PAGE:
Everyone loves big investors and the money they bring to the table -- until they try to start telling you what to do. In Morgan Stanley's (NYSE:MS) case, one outsize investor in particular is trying to have an outsize say on pay, with potentially detrimental effects to the struggling Wall Street perennial.

I'm just saying
The Wall Street Journal is reporting that Daniel Loeb, the infamously activist investor who runs the hedge-fund Third Point LLC, is questioning whether or not the level of executive pay at Morgan Stanley is "justified given the New York company's size and relative simplicity compared with larger banks."

Loeb himself feels justified in bringing such a topic to the table, because Third Point has just taken a substantial stake in the firm. Loeb specifically pointed out directors' compensation as an issue, which is higher than that for the boards of either JPMorgan Chase or Citigroup

Batter up, Mr. Loeb
According to the Journal, Morgan Stanley CEO James Gorman, whose pay is also under scrutiny, "reached out to Mr. Loeb and welcomed him as a new investor."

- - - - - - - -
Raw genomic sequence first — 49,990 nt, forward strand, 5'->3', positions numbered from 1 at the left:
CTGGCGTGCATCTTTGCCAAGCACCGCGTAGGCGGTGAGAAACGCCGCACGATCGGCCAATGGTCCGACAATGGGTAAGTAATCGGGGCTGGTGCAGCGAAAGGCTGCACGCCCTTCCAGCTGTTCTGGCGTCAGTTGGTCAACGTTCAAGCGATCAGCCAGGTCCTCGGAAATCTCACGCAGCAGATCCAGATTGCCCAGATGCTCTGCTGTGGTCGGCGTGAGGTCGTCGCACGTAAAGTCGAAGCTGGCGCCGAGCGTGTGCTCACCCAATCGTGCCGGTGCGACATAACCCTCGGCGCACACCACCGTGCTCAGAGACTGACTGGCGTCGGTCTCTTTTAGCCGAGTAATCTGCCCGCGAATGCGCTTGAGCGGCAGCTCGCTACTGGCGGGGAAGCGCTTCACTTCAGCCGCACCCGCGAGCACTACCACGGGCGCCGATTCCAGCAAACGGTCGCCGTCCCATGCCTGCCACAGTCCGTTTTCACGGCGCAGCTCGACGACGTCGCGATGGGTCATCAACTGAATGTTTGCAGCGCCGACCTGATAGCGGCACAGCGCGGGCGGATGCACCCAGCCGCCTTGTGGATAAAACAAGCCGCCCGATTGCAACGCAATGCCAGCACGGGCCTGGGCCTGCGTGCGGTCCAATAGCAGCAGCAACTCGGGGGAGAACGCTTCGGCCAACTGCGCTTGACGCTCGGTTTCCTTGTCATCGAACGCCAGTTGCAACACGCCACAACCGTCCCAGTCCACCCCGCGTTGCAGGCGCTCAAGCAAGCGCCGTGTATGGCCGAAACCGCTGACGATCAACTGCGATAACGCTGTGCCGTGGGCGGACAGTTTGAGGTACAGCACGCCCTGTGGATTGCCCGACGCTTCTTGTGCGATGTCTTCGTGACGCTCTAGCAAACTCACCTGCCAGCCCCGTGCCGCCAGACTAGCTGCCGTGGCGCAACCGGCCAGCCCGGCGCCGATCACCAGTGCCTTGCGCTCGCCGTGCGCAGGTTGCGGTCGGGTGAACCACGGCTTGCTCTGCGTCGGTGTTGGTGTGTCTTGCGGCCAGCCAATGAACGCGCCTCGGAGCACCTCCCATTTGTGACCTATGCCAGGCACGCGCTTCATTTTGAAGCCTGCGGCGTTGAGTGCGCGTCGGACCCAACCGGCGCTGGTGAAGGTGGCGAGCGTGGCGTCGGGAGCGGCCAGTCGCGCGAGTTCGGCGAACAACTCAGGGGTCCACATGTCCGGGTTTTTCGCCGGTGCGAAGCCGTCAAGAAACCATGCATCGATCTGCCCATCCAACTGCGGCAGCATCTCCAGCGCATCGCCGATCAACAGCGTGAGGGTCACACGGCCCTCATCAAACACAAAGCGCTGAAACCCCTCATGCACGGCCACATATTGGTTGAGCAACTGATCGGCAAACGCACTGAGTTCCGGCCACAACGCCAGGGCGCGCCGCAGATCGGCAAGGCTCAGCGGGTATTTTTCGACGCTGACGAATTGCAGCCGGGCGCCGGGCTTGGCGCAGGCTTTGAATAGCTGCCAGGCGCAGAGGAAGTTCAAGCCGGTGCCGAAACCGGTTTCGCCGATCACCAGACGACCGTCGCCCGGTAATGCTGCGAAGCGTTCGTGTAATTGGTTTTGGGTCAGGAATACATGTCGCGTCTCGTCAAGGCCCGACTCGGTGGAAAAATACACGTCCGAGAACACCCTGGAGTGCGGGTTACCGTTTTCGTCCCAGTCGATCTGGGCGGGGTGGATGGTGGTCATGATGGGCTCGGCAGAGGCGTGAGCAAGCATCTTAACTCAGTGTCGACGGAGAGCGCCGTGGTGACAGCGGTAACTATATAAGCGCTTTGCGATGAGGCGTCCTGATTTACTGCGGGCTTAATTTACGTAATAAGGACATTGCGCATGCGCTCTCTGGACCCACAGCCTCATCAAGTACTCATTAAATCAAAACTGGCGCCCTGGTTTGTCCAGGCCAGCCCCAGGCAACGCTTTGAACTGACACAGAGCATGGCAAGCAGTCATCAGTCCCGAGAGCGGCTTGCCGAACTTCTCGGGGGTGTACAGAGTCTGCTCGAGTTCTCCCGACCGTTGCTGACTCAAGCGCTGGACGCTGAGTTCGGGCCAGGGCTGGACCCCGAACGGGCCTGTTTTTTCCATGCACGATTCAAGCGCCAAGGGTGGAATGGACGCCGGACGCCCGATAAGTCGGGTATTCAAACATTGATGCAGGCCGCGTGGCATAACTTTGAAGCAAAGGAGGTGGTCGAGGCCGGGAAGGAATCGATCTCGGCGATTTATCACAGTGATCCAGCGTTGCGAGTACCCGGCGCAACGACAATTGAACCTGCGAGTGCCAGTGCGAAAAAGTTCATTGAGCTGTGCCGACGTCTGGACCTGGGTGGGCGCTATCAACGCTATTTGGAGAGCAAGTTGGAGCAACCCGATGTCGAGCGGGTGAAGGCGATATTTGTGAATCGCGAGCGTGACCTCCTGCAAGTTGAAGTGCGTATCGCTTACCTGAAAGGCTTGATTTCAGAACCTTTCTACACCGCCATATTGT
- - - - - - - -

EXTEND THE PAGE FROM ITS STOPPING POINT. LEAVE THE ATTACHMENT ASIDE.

Well, what else are you supposed to say when a big-shot investor buys a big-shot stake in the company you run? Maybe, more importantly, what does Loeb's thinking mean for the firm's future potential to attract and keep the kind of talent that keeps a Wall Street bank on top?

Goldman Sachs (NYSE:GS) is, by many measures, one of the most successful banks on Wall Street; it's also one of the highest paying.  Loeb has said that he bought into Morgan Stanley because he believes the bank "is in the early innings of a turnaround." But the best teams typically have the best-paid talent. Just look at the New York Yankees.

The Foolish upshot? If Loeb wants Morgan Stanley to not just stay in the game, but to win it, he'd better be ready to pay for the players who can do it for him.

Fool contributor John Grgurich owns share of Goldman Sachs, but don't hold that against him. Follow John's dispatches from the bleeding heart of capitalism on Twitter @TMFGrgurich. The Motley Fool recommends Goldman Sachs. We Fools may not all hold the same opinions, but we all believe that considering a diverse range of insights makes us better investors. Try any of our Foolish newsletter services free for 30 days. The Motley Fool has a simply cracking disclosure policy.